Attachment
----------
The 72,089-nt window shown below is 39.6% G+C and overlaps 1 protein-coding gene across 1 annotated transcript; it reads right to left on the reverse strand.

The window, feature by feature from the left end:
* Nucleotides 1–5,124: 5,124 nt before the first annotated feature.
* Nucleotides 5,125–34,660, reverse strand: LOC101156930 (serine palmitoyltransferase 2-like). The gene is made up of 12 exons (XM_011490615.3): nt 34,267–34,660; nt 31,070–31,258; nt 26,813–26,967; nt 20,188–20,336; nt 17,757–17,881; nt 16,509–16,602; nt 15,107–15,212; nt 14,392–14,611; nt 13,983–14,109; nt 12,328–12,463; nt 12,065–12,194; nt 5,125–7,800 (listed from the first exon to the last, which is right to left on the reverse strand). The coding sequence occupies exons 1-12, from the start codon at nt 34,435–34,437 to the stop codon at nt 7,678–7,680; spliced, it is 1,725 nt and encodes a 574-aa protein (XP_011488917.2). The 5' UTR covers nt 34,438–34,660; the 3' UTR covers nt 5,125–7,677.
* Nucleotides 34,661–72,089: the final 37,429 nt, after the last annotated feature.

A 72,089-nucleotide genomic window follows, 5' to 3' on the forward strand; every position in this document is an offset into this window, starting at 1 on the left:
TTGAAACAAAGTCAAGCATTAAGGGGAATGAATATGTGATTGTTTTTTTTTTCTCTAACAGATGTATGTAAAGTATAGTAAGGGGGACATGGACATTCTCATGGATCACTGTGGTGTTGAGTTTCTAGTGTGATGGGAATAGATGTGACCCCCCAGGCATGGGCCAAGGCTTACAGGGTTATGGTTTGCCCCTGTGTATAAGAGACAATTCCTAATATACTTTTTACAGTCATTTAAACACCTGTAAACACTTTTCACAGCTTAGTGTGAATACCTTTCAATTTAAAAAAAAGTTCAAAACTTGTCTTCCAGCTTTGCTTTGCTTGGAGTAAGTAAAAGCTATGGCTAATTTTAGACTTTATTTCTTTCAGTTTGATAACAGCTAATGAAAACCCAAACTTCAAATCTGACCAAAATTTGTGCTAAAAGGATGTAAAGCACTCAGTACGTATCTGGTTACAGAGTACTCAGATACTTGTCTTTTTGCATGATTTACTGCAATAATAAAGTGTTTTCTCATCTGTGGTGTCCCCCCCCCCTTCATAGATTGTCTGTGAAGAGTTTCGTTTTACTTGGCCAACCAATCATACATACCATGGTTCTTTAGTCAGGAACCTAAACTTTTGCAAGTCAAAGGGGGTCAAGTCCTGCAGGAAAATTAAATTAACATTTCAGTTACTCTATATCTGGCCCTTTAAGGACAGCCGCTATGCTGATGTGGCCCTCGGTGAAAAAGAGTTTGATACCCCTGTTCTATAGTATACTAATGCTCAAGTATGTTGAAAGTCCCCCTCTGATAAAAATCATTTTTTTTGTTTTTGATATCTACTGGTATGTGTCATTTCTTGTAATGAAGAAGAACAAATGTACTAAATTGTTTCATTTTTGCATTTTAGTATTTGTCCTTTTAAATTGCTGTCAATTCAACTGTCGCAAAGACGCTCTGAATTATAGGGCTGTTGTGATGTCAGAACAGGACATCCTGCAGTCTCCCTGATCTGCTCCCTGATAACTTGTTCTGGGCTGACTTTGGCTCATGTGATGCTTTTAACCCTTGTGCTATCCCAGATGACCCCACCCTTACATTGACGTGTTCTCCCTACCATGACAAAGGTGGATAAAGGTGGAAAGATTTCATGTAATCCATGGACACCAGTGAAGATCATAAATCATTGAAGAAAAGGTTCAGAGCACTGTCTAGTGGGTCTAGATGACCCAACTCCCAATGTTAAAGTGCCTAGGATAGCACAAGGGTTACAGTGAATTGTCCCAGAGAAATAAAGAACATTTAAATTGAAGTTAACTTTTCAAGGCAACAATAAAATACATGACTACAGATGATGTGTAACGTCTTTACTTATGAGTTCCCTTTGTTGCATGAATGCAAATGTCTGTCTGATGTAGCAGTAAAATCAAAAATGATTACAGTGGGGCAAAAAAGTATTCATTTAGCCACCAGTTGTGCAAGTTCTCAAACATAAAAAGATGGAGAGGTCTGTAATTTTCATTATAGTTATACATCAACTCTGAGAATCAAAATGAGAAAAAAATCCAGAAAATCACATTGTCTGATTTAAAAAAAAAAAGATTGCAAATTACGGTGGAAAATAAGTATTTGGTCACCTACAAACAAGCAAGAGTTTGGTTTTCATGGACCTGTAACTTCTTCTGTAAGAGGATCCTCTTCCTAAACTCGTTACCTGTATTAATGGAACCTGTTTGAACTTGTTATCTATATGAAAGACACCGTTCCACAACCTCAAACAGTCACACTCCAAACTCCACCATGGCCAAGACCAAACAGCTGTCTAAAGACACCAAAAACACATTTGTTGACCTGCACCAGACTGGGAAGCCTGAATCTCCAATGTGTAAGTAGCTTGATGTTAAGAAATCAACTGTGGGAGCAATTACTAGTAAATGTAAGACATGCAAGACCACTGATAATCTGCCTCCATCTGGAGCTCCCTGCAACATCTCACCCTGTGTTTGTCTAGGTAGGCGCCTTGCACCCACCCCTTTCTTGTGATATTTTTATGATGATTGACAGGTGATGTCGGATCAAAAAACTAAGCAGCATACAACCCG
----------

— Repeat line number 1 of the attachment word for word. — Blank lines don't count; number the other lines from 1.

The 72,089-nt window shown below is 39.6% G+C and overlaps 1 protein-coding gene across 1 annotated transcript; it reads right to left on the reverse strand.